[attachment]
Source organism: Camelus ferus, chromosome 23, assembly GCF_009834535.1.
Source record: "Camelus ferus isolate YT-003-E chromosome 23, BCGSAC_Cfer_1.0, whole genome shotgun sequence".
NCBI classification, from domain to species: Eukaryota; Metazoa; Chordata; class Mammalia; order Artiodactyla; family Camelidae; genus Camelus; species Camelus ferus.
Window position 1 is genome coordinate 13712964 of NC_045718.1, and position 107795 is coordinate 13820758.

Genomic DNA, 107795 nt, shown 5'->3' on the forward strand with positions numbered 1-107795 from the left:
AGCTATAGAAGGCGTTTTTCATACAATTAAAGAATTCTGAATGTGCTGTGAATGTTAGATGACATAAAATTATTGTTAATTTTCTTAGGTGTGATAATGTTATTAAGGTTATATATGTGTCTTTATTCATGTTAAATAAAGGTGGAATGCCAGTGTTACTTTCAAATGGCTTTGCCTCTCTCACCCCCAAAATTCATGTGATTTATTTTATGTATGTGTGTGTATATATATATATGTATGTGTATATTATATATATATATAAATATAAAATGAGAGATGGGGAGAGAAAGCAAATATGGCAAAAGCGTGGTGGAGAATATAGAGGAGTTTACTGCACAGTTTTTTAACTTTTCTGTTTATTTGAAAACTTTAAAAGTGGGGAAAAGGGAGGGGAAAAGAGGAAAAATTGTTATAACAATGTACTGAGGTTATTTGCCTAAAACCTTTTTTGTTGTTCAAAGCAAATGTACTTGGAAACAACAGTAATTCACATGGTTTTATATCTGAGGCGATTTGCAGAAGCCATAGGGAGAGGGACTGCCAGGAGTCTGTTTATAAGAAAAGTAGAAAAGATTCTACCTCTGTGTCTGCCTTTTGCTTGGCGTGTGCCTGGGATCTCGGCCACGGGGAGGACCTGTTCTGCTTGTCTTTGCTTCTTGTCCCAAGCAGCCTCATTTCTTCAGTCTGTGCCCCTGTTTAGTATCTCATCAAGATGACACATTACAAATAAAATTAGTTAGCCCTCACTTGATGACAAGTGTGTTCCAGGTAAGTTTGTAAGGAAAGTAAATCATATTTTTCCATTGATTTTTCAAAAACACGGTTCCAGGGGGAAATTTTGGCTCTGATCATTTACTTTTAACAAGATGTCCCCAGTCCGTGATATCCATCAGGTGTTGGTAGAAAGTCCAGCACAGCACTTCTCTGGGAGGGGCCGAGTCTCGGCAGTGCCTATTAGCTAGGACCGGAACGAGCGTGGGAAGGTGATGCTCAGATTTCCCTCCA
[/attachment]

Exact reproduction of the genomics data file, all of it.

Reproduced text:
Source organism: Camelus ferus, chromosome 23, assembly GCF_009834535.1.
Source record: "Camelus ferus isolate YT-003-E chromosome 23, BCGSAC_Cfer_1.0, whole genome shotgun sequence".
NCBI classification, from domain to species: Eukaryota; Metazoa; Chordata; class Mammalia; order Artiodactyla; family Camelidae; genus Camelus; species Camelus ferus.
Window position 1 is genome coordinate 13712964 of NC_045718.1, and position 107795 is coordinate 13820758.

Genomic DNA, 107795 nt, shown 5'->3' on the forward strand with positions numbered 1-107795 from the left:
AGCTATAGAAGGCGTTTTTCATACAATTAAAGAATTCTGAATGTGCTGTGAATGTTAGATGACATAAAATTATTGTTAATTTTCTTAGGTGTGATAATGTTATTAAGGTTATATATGTGTCTTTATTCATGTTAAATAAAGGTGGAATGCCAGTGTTACTTTCAAATGGCTTTGCCTCTCTCACCCCCAAAATTCATGTGATTTATTTTATGTATGTGTGTGTATATATATATATGTATGTGTATATTATATATATATATAAATATAAAATGAGAGATGGGGAGAGAAAGCAAATATGGCAAAAGCGTGGTGGAGAATATAGAGGAGTTTACTGCACAGTTTTTTAACTTTTCTGTTTATTTGAAAACTTTAAAAGTGGGGAAAAGGGAGGGGAAAAGAGGAAAAATTGTTATAACAATGTACTGAGGTTATTTGCCTAAAACCTTTTTTGTTGTTCAAAGCAAATGTACTTGGAAACAACAGTAATTCACATGGTTTTATATCTGAGGCGATTTGCAGAAGCCATAGGGAGAGGGACTGCCAGGAGTCTGTTTATAAGAAAAGTAGAAAAGATTCTACCTCTGTGTCTGCCTTTTGCTTGGCGTGTGCCTGGGATCTCGGCCACGGGGAGGACCTGTTCTGCTTGTCTTTGCTTCTTGTCCCAAGCAGCCTCATTTCTTCAGTCTGTGCCCCTGTTTAGTATCTCATCAAGATGACACATTACAAATAAAATTAGTTAGCCCTCACTTGATGACAAGTGTGTTCCAGGTAAGTTTGTAAGGAAAGTAAATCATATTTTTCCATTGATTTTTCAAAAACACGGTTCCAGGGGGAAATTTTGGCTCTGATCATTTACTTTTAACAAGATGTCCCCAGTCCGTGATATCCATCAGGTGTTGGTAGAAAGTCCAGCACAGCACTTCTCTGGGAGGGGCCGAGTCTCGGCAGTGCCTATTAGCTAGGACCGGAACGAGCGTGGGAAGGTGATGCTCAGATTTCCCTCCA